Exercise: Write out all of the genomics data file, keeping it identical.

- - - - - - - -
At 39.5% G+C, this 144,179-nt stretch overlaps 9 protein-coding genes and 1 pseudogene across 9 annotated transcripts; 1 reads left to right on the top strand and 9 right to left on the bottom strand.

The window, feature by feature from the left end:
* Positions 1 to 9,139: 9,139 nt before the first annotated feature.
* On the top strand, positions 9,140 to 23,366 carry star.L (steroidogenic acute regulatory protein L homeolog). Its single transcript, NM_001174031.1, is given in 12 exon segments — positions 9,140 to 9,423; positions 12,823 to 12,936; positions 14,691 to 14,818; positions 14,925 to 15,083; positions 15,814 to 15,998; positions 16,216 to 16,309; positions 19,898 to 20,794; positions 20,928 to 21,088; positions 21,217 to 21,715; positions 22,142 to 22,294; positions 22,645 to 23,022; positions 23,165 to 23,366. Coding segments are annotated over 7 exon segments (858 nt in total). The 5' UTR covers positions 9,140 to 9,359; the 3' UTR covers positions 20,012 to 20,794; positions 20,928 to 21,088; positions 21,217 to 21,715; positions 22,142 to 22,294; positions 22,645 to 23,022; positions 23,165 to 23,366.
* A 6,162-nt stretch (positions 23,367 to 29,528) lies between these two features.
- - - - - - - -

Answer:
At 39.5% G+C, this 144,179-nt stretch overlaps 9 protein-coding genes and 1 pseudogene across 9 annotated transcripts; 1 reads left to right on the top strand and 9 right to left on the bottom strand.

The window, feature by feature from the left end:
* Positions 1 to 9,139: 9,139 nt before the first annotated feature.
* On the top strand, positions 9,140 to 23,366 carry star.L (steroidogenic acute regulatory protein L homeolog). Its single transcript, NM_001174031.1, is given in 12 exon segments — positions 9,140 to 9,423; positions 12,823 to 12,936; positions 14,691 to 14,818; positions 14,925 to 15,083; positions 15,814 to 15,998; positions 16,216 to 16,309; positions 19,898 to 20,794; positions 20,928 to 21,088; positions 21,217 to 21,715; positions 22,142 to 22,294; positions 22,645 to 23,022; positions 23,165 to 23,366. Coding segments are annotated over 7 exon segments (858 nt in total). The 5' UTR covers positions 9,140 to 9,359; the 3' UTR covers positions 20,012 to 20,794; positions 20,928 to 21,088; positions 21,217 to 21,715; positions 22,142 to 22,294; positions 22,645 to 23,022; positions 23,165 to 23,366.
* A 6,162-nt stretch (positions 23,367 to 29,528) lies between these two features.